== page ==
The growing population of homeless people on the streets of Rondebosch has resulted in an urgent meeting being proposed to thrash out ways of reducing their number.
Campground Road and the Liesbeeck River have been identified as problem areas to be addressed in the meeting, which is set to take place soon.
Protea Subcouncil chairperson, Owen Kinahan, says the number of street people in Rondebosch has been "growing steadily" over the past few years.
"I suspect that most of them come from the countryside with hopes of finding employment within the city, as jobs are quite scarce in the areas they are from. When they fail to find employment, they resort to living under bridges and on the streets of more affluent areas."
He says the high number of vagrants harbours various negative health implications and safety problems.
"Their set-up lacks toilets and other facilities, which leads to their defecating and washing themselves in public.
"The bylaws of the city state that this is illegal."
He says the Department of Social Development should make the homelessness issue a priority.
"These people have to be relocated back home if it is possible, or be moved to shelters. But the department keeps giving me the same old story that they are too short of manpower to carry this out."
He suggests that the city approach the department for extra funding, as "this is a provincial problem".
"They cause many anti-social issues and although it is difficult to make the connection, they may also have a hand in petty crimes in the area."
Ward councillor Ian Iversen says people who feed the homeless are merely "keeping the problem alive".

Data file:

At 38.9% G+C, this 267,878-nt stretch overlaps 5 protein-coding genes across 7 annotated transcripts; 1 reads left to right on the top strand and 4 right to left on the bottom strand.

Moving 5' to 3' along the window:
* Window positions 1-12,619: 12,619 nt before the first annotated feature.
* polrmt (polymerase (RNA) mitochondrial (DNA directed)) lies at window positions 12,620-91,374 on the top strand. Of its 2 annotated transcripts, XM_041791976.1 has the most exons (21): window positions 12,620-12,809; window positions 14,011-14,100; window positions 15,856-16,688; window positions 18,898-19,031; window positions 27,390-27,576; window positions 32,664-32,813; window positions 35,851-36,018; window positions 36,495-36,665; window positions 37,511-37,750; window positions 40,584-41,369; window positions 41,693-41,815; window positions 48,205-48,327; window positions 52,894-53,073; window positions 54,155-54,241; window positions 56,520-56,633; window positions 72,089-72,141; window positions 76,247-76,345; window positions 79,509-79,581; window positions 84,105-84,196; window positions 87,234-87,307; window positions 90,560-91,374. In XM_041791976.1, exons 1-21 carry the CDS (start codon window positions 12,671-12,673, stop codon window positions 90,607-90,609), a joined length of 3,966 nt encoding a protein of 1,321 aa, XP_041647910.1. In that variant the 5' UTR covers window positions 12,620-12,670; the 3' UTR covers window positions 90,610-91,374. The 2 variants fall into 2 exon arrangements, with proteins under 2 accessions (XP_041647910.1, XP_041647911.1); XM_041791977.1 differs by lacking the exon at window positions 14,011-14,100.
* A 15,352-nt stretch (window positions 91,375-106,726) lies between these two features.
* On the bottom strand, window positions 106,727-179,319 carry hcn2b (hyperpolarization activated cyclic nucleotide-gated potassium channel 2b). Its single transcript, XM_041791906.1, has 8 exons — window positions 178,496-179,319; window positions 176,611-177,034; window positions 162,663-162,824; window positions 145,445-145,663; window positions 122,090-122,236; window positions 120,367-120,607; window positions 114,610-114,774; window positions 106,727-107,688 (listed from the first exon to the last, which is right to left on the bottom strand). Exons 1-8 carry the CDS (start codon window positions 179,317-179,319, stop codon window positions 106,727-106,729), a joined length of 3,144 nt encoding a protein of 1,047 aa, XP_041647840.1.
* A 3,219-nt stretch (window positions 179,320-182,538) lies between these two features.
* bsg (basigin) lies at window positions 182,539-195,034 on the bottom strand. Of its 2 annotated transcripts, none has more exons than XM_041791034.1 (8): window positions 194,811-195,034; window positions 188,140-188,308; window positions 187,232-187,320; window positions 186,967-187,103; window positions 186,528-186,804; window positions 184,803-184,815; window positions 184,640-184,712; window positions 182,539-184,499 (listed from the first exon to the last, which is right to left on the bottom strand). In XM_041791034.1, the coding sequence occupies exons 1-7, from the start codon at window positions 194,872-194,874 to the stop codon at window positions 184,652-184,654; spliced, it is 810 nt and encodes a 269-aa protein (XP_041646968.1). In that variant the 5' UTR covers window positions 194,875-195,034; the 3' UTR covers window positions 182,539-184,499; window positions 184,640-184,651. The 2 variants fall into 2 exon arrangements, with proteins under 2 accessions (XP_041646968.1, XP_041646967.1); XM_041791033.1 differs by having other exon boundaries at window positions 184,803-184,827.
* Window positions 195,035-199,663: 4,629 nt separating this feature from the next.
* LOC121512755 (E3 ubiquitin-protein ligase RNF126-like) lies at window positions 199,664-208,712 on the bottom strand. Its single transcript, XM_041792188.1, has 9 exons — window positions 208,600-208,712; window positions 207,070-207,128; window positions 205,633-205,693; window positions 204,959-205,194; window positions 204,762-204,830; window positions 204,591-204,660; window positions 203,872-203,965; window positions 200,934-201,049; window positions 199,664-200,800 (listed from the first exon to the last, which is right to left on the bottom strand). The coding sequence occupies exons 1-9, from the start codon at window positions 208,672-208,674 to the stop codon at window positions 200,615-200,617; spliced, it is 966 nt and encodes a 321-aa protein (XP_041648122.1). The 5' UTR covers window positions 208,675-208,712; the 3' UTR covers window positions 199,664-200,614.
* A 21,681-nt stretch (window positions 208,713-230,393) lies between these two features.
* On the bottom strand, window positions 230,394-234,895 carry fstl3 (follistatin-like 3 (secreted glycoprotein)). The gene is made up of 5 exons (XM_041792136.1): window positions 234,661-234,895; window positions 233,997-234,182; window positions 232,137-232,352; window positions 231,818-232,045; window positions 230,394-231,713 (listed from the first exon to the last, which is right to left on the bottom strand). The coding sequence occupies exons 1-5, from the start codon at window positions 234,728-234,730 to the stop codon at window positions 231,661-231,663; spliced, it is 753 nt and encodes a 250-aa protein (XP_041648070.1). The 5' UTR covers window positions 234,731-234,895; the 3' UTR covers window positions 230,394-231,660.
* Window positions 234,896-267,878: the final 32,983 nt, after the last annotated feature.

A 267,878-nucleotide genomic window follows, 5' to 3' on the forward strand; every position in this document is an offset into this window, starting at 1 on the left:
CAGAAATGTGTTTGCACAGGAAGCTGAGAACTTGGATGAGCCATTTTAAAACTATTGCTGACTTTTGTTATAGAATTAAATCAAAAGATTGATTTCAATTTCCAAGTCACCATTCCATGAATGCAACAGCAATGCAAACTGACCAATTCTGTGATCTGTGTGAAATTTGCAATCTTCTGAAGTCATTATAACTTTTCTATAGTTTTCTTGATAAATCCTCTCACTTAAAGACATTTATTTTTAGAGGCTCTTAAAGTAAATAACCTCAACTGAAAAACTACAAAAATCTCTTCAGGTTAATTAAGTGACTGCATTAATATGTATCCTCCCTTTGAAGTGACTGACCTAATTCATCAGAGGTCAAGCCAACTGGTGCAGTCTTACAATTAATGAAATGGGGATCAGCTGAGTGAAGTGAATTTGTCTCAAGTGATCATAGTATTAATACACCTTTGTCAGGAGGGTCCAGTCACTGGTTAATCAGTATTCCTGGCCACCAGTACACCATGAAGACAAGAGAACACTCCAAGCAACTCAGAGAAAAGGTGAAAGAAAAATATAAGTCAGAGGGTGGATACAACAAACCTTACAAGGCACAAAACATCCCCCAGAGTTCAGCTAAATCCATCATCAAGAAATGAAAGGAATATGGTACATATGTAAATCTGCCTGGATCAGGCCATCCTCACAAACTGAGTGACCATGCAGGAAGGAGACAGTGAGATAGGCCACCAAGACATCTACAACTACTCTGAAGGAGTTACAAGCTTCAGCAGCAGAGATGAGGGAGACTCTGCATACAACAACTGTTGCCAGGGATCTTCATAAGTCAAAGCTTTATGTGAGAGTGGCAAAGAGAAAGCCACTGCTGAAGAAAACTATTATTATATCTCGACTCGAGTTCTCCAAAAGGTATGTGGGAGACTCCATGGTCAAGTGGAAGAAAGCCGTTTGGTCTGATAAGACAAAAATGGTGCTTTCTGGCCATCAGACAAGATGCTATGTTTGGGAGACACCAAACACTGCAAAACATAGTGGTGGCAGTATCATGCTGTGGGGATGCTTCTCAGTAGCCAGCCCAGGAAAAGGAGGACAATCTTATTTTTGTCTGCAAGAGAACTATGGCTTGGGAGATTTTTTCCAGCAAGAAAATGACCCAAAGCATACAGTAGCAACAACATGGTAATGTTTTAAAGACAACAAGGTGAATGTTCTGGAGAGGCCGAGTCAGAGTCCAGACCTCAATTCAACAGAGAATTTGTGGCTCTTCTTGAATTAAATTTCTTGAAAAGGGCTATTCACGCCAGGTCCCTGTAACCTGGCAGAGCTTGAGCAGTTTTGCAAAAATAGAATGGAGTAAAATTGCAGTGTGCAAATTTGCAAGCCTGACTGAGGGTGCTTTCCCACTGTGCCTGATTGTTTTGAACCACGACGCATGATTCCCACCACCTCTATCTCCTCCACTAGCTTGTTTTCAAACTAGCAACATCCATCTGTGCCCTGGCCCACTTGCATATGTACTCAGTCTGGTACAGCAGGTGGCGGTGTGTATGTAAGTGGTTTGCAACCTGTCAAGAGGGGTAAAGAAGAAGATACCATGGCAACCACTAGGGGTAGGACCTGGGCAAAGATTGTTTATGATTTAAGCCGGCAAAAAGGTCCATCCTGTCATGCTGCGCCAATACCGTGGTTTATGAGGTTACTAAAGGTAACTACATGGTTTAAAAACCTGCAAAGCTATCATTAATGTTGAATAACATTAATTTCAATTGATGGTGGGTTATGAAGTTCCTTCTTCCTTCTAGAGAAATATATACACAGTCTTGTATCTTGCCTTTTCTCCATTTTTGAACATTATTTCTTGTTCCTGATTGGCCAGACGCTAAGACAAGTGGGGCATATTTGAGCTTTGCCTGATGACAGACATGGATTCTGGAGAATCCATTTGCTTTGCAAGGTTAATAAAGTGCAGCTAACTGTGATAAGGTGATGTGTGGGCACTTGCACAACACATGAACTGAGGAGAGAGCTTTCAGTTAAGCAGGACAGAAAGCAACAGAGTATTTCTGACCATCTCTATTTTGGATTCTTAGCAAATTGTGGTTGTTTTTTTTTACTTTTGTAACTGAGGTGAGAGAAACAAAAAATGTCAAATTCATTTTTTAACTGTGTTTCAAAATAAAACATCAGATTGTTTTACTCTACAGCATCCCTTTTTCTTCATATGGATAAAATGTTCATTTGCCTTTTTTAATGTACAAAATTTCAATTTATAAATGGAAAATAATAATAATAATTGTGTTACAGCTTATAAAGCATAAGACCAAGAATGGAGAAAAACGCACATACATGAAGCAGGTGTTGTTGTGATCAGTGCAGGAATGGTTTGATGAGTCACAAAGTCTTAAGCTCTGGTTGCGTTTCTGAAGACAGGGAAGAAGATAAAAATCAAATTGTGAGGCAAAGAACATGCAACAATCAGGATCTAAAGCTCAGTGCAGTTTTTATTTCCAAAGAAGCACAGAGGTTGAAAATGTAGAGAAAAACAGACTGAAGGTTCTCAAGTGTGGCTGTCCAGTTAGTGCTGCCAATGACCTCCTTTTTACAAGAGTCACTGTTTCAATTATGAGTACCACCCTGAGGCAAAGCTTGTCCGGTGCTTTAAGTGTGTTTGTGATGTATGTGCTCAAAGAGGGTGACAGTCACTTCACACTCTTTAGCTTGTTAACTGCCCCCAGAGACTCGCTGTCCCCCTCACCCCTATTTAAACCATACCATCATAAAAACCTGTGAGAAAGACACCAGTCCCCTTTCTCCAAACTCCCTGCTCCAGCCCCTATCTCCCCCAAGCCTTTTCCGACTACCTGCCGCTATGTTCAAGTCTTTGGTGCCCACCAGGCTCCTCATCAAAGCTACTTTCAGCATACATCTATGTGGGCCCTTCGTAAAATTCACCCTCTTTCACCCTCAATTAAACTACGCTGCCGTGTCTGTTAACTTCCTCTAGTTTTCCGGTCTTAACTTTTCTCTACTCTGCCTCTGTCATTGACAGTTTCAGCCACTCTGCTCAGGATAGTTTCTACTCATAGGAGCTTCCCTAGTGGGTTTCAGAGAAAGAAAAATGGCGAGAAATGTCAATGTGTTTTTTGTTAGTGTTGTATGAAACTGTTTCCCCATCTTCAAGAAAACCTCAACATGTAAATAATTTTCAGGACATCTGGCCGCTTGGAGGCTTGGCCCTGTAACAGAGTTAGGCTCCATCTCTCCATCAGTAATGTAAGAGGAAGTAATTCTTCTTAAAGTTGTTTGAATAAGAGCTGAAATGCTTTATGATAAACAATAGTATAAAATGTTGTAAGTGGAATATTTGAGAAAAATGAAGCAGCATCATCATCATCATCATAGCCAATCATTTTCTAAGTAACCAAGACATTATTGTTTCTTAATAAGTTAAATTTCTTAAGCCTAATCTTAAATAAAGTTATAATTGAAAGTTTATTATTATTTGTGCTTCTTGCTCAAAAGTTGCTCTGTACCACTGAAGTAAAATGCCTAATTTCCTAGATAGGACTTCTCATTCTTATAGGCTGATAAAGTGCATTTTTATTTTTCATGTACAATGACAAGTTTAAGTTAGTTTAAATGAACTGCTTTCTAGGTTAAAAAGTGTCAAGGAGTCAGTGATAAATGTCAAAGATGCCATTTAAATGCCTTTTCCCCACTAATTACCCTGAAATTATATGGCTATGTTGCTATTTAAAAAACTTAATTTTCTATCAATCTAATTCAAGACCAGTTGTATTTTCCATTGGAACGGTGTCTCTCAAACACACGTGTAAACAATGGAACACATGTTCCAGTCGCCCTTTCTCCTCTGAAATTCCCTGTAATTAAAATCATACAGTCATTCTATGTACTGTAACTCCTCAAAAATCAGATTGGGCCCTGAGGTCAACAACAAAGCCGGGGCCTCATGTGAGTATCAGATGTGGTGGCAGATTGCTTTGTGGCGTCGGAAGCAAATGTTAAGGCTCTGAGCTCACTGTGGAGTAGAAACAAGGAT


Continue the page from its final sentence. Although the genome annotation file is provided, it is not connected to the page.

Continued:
"By doing that, they are not solving the problem but giving them reason to return. This problem is not limited to Rondebosch; it is an issue in the whole of Cape Town and CBD areas in which they can beg."
He emphasises that the provincial government "has to stand up and accept responsibility for the problem".
But Phumzile Simelela, spokesperson of the Department of Social Development, says homelessness and vagrancy are the responsibility of the city and the Department of Housing, "who should make sure that these people are taken care of".
Colin Arendse, secretary of the Homeless People's Crisis Committee, says the suggested action smacks of an "anti-poor strategy".
"There seems to be a concerted effort across the city to get rid of the homeless but it is every individual's right to freedom of movement. According to the Constitution, they don't need permission to move from one specific area to another."
The claim that the homeless may be involved in petty theft is merely based on suspicion as there are no statistics which reveal that they play a significant role in crime, he asserts.
He adds that calls for people not to feed vagrants are inhumane. "They may not look good or smell good, but they should definitely still be accepted by society because they are still human and they deserve respect."
Charles Cooper, media liaison officer for the City of Cape Town, says vagrancy is an ongoing problem that is continuously addressed by the Vagrancy Control Unit, which forms part of the Metro Police.
"This unit takes action against these people by moving them to shelters while also looking at the social side, such as the reason behind their being homeless. The main problem is these people don't want to be moved to shelters. They refuse to abide by the rules and regulations of the institution."
He says the city has various projects and campaigns to tackle the issue but inevitably the provincial government has to step in and finance these initiatives.